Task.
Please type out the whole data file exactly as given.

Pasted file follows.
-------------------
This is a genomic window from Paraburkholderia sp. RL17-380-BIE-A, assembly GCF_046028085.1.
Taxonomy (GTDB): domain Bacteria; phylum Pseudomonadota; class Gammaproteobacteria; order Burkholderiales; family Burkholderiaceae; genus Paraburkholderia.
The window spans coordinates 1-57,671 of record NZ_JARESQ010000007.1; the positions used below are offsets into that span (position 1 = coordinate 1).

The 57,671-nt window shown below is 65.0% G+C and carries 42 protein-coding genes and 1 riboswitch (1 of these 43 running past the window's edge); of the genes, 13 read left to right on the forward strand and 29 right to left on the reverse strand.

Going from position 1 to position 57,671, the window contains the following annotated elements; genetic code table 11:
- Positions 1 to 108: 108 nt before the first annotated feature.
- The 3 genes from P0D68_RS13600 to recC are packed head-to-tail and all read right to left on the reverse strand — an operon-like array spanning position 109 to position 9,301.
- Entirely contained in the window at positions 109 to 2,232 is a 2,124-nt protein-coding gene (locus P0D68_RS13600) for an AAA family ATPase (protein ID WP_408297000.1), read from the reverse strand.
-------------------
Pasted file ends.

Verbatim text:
This is a genomic window from Paraburkholderia sp. RL17-380-BIE-A, assembly GCF_046028085.1.
Taxonomy (GTDB): domain Bacteria; phylum Pseudomonadota; class Gammaproteobacteria; order Burkholderiales; family Burkholderiaceae; genus Paraburkholderia.
The window spans coordinates 1-57,671 of record NZ_JARESQ010000007.1; the positions used below are offsets into that span (position 1 = coordinate 1).

The 57,671-nt window shown below is 65.0% G+C and carries 42 protein-coding genes and 1 riboswitch (1 of these 43 running past the window's edge); of the genes, 13 read left to right on the forward strand and 29 right to left on the reverse strand.

Going from position 1 to position 57,671, the window contains the following annotated elements; genetic code table 11:
- Positions 1 to 108: 108 nt before the first annotated feature.
- The 3 genes from P0D68_RS13600 to recC are packed head-to-tail and all read right to left on the reverse strand — an operon-like array spanning position 109 to position 9,301.
- Entirely contained in the window at positions 109 to 2,232 is a 2,124-nt protein-coding gene (locus P0D68_RS13600) for an AAA family ATPase (protein ID WP_408297000.1), read from the reverse strand.